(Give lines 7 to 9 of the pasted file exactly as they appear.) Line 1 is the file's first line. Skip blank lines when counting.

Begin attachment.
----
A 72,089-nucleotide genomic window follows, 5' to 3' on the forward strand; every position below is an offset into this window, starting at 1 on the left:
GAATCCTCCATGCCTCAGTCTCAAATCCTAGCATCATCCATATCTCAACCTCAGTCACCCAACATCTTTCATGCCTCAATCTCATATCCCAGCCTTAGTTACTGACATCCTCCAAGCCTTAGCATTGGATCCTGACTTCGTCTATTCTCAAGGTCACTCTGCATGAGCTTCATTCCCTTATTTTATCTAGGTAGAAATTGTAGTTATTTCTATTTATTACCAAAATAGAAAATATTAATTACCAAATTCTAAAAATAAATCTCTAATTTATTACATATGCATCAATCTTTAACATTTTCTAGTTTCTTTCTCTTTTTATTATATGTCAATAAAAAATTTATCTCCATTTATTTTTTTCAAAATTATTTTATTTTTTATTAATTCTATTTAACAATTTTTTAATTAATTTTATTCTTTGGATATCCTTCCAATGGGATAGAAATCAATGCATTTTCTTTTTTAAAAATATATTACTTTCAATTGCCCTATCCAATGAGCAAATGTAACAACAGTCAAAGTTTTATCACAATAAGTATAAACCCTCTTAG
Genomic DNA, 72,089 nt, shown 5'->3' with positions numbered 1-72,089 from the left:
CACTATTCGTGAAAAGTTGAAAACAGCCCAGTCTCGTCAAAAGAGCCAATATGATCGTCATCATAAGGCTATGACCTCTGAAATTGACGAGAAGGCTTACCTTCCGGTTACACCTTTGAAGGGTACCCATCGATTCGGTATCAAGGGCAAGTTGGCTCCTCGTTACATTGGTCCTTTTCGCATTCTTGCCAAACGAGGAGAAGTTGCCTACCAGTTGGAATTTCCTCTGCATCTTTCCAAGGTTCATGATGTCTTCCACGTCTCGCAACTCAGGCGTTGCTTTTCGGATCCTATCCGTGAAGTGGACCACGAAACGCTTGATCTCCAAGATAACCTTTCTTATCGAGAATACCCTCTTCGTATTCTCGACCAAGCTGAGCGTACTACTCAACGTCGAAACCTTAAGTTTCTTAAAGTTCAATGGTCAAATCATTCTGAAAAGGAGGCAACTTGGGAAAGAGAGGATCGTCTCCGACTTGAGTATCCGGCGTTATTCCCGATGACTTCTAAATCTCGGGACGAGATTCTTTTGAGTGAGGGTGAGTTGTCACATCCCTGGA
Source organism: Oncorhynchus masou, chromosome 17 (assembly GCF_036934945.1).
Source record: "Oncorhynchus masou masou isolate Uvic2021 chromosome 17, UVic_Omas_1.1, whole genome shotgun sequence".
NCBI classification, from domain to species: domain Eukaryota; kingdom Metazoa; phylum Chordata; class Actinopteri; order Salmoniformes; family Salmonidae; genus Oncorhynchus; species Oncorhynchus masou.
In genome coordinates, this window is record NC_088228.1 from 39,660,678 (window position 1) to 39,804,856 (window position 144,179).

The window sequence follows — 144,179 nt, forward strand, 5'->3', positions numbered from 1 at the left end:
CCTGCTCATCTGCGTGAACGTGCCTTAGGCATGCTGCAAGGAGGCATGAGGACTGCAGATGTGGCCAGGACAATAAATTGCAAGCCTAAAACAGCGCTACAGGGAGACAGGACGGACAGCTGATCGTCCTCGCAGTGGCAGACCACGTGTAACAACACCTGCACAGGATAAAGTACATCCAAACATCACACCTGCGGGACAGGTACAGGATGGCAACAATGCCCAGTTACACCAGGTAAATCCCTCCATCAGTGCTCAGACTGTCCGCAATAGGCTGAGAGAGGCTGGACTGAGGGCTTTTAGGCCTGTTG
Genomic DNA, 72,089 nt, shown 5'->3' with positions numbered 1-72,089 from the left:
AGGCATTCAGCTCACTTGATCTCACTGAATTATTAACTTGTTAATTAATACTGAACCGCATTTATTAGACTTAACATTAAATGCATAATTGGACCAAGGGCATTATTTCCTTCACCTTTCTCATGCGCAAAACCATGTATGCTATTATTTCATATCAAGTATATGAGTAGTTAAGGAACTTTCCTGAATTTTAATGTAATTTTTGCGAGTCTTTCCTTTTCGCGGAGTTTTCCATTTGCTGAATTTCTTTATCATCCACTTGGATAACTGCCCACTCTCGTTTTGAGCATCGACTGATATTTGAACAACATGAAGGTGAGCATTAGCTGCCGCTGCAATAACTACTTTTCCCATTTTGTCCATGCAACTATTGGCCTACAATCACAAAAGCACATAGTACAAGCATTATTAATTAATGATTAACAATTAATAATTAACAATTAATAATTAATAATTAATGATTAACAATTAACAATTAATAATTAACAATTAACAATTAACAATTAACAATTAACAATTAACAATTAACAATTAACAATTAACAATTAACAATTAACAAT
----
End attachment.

NCBI classification, from domain to species: domain Eukaryota; kingdom Metazoa; phylum Chordata; class Actinopteri; order Salmoniformes; family Salmonidae; genus Oncorhynchus; species Oncorhynchus masou.
In genome coordinates, this window is record NC_088228.1 from 39,660,678 (window position 1) to 39,804,856 (window position 144,179).

The window sequence follows — 144,179 nt, forward strand, 5'->3', positions numbered from 1 at the left end: